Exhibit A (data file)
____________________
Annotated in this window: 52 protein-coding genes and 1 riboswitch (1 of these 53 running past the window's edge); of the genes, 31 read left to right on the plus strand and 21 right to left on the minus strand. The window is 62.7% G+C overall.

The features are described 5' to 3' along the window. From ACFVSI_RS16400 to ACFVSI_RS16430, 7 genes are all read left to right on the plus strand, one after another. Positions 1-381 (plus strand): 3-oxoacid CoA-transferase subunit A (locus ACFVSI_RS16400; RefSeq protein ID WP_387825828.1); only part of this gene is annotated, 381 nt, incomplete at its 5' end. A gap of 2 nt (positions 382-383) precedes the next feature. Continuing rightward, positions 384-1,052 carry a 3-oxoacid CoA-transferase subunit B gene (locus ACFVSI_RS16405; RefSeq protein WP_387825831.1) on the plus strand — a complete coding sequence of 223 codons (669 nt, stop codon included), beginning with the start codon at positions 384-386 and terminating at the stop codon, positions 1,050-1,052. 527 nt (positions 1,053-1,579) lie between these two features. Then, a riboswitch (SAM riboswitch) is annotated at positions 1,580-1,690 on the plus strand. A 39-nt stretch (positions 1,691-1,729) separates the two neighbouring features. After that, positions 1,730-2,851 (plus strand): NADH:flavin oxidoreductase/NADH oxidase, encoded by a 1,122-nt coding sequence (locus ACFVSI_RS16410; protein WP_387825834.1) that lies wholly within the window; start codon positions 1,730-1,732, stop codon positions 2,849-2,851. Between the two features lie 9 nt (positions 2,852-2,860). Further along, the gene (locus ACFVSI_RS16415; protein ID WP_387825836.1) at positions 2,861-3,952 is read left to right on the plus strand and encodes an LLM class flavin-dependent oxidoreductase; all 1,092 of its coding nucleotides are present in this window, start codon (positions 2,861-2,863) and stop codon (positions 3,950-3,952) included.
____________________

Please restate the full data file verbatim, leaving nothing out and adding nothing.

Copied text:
Annotated in this window: 52 protein-coding genes and 1 riboswitch (1 of these 53 running past the window's edge); of the genes, 31 read left to right on the plus strand and 21 right to left on the minus strand. The window is 62.7% G+C overall.

The features are described 5' to 3' along the window. From ACFVSI_RS16400 to ACFVSI_RS16430, 7 genes are all read left to right on the plus strand, one after another. Positions 1-381 (plus strand): 3-oxoacid CoA-transferase subunit A (locus ACFVSI_RS16400; RefSeq protein ID WP_387825828.1); only part of this gene is annotated, 381 nt, incomplete at its 5' end. A gap of 2 nt (positions 382-383) precedes the next feature. Continuing rightward, positions 384-1,052 carry a 3-oxoacid CoA-transferase subunit B gene (locus ACFVSI_RS16405; RefSeq protein WP_387825831.1) on the plus strand — a complete coding sequence of 223 codons (669 nt, stop codon included), beginning with the start codon at positions 384-386 and terminating at the stop codon, positions 1,050-1,052. 527 nt (positions 1,053-1,579) lie between these two features. Then, a riboswitch (SAM riboswitch) is annotated at positions 1,580-1,690 on the plus strand. A 39-nt stretch (positions 1,691-1,729) separates the two neighbouring features. After that, positions 1,730-2,851 (plus strand): NADH:flavin oxidoreductase/NADH oxidase, encoded by a 1,122-nt coding sequence (locus ACFVSI_RS16410; protein WP_387825834.1) that lies wholly within the window; start codon positions 1,730-1,732, stop codon positions 2,849-2,851. Between the two features lie 9 nt (positions 2,852-2,860). Further along, the gene (locus ACFVSI_RS16415; protein ID WP_387825836.1) at positions 2,861-3,952 is read left to right on the plus strand and encodes an LLM class flavin-dependent oxidoreductase; all 1,092 of its coding nucleotides are present in this window, start codon (positions 2,861-2,863) and stop codon (positions 3,950-3,952) included.